Breast cancer is commonly believed to be a disease affecting women alone, but men can also get this cancer. In men however, the cancer is much rarer than in women with only one in every 100,000 men affected.
The normal male or female breast has:
Until puberty, young boys and girls have a small amount of breast tissue consisting of a few ducts located under the nipple and areola (dark area around the nipple). At puberty, the female hormones in girls cause the breast ducts to grow, lobules to form at the ends of ducts, and the amount of stroma to increase.
In boys, male hormones made by the testicles keep breast tissue from growing as much as females. Men's breast tissue has ducts, but only a few if any lobules.
Certain risk factors predispose to developing male breast cancer. The most important of these is age as most cases develop after 70 years of age. Those who are alcoholic or obese are also at a greater risk. The risk is high among patients who have a family member (male or female) with breast cancer.
Also, men with a rare genetic condition called Klinefelter's syndrome are 20 to 50 times more likely to get breast cancer than normal men. Men with Klinefelter's syndrome have an extra, female, X chromosome, making them XXY, and often have slightly more breast tissue than normal.
The highest risk factors include radiation to the chest when young and exposure to hormonal therapy for other disease conditions. Men with high blood levels of female hormone estrogen are at risk of breast cancer.
In the UK around 300 new cases of breast cancer in men are diagnosed annually with majority patients over 60 to 70 years of age. In the United States 2,190 men are expected to be diagnosed, and 410 are expected to die from the disease in 2012.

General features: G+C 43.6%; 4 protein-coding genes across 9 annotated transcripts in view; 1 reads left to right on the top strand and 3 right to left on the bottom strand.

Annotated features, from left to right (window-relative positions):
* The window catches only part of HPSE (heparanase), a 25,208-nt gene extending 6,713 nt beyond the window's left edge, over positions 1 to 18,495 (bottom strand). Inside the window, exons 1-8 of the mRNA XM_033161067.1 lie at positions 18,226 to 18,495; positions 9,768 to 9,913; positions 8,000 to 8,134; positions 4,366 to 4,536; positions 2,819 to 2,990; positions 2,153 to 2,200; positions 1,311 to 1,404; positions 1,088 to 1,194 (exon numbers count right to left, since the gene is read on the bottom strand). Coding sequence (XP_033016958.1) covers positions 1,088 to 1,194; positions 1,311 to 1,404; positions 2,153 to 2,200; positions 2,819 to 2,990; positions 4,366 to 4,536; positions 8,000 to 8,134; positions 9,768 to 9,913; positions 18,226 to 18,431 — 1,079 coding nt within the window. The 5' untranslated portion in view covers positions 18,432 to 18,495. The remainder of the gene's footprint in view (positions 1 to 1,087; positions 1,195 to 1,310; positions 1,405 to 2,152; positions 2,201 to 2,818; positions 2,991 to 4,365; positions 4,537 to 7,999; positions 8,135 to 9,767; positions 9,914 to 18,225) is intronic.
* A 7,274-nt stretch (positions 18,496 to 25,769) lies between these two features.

Rates of breast cancer are slightly higher in Jewish men. This could due to genetic associations between breast cancer and some inherited genes.
Worldwide there are highest rates in Zambia. This could be due to common endemic liver infections there that lead to increased production of estrogen in men. Japan has a lower incidence of breast cancer for both men and women.
The most common symptom of male breast cancer is development of a hard, painless lump over one of the breasts or clear or bloody discharge from one of the nipples. The shape of the affected breast and the nipple may differ from the other. If the cancer has spread to the lymph nodes in the respective armpit, the glands there may be swollen as well.
Similarities and differences in male and female breast cancer:
Male breast cancer is treated primarily with surgery to remove a section of the breast. Thereafter chemotherapy and/or radiation therapy may be used to kill the residual cancer cells.
Chemotherapy and radiation therapy may be used alone if the cancer is advanced and spread to other organs as well. Hormonal therapy with tamoxifen that helps to block the effects of hormones on breast tissue that are known to stimulate the growth of cancerous cells may be used to prevent the cancer recurrence.
The outcome of therapy in male breast cancer is less favourable than for breast cancer in women. This is mainly because the cancer is often detected at a later stage and there is a lack of awareness of the condition.
However, those diagnosed at stage 1 have a 75-100% rate of survival 5 years after diagnosis, those diagnosed in stages 2 or 3 have a 50-80% rate of five year survival and those diagnosed in stage 4 or advanced stages have a 30-60% rate of five year survival.